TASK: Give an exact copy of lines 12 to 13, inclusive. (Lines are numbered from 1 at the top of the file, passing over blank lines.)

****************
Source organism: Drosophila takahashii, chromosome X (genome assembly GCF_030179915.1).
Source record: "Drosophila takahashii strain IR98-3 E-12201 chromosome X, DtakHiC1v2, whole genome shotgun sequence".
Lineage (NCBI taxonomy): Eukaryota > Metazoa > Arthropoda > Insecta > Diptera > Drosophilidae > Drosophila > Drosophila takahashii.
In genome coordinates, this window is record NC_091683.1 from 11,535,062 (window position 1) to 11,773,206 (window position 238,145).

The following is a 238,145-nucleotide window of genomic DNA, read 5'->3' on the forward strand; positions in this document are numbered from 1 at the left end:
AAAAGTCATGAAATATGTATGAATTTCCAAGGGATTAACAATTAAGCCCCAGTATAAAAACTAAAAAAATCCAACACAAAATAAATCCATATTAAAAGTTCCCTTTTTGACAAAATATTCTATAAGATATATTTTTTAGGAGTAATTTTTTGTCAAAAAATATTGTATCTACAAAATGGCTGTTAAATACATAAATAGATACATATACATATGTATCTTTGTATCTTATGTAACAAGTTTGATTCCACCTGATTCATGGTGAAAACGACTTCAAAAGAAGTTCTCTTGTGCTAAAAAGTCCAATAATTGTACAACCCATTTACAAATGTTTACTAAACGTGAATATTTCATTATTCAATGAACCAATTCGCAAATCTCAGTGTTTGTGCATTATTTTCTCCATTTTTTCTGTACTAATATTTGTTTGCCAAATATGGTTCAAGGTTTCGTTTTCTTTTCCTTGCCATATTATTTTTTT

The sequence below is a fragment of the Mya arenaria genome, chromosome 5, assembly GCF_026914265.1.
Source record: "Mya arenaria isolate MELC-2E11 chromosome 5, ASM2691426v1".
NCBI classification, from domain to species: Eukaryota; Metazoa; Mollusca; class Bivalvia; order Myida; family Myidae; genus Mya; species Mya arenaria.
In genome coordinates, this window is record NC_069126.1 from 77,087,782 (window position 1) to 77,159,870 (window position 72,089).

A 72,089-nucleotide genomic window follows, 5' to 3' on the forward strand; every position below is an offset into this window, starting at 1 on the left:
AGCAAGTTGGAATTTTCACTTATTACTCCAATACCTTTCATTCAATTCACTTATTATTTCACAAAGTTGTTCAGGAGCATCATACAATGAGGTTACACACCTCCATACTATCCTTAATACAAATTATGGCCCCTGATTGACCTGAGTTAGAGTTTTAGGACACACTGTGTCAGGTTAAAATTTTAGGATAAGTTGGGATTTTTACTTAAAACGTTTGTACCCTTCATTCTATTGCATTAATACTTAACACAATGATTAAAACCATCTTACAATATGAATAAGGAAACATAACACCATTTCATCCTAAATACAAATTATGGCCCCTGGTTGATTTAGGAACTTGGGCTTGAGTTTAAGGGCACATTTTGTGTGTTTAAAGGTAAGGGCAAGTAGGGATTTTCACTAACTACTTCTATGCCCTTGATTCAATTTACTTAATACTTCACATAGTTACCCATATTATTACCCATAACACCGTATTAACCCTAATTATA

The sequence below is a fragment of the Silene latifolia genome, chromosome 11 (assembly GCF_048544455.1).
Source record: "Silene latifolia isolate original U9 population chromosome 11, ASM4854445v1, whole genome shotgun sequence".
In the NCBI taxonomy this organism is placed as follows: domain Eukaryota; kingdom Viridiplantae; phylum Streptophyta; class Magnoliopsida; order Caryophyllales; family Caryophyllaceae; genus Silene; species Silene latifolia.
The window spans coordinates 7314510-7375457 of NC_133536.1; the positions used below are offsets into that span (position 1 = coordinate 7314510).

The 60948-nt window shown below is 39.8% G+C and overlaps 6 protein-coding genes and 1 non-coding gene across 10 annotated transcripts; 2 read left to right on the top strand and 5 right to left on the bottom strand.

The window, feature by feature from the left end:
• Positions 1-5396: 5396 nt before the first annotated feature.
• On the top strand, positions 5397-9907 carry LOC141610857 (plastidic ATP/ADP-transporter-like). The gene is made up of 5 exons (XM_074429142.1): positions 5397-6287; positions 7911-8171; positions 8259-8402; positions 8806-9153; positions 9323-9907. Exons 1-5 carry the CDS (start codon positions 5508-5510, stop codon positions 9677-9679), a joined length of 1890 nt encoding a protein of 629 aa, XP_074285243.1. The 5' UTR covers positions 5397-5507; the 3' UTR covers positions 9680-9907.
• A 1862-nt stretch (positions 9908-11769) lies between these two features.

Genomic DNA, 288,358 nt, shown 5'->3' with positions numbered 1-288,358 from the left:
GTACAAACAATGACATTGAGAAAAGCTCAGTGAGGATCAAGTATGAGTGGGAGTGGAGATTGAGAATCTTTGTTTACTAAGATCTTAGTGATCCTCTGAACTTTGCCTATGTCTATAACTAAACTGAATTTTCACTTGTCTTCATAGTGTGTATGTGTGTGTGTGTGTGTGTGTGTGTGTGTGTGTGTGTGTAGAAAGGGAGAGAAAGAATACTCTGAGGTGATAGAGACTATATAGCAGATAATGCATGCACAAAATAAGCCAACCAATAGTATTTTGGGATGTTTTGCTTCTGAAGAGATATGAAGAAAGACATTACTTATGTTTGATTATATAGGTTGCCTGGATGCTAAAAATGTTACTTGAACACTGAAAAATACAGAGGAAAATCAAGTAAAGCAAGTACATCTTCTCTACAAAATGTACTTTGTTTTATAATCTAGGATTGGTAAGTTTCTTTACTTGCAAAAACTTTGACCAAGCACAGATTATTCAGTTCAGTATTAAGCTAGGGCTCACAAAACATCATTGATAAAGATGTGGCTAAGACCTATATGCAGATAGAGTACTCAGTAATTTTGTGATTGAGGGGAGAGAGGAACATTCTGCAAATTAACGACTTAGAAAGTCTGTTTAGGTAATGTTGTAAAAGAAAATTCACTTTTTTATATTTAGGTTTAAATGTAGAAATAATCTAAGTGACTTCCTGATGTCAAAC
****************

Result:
AGCAAGTTGGAATTTTCACTTATTACTCCAATACCTTTCATTCAATTCACTTATTATTTCACAAAGTTGTTCAGGAGCATCATACAATGAGGTTACACACCTCCATACTATCCTTAATACAAATTATGGCCCCTGATTGACCTGAGTTAGAGTTTTAGGACACACTGTGTCAGGTTAAAATTTTAGGATAAGTTGGGATTTTTACTTAAAACGTTTGTACCCTTCATTCTATTGCATTAATACTTAACACAATGATTAAAACCATCTTACAATATGAATAAGGAAACATAACACCATTTCATCCTAAATACAAATTATGGCCCCTGGTTGATTTAGGAACTTGGGCTTGAGTTTAAGGGCACATTTTGTGTGTTTAAAGGTAAGGGCAAGTAGGGATTTTCACTAACTACTTCTATGCCCTTGATTCAATTTACTTAATACTTCACATAGTTACCCATATTATTACCCATAACACCGTATTAACCCTAATTATA

The sequence below is a fragment of the Silene latifolia genome, chromosome 11 (assembly GCF_048544455.1).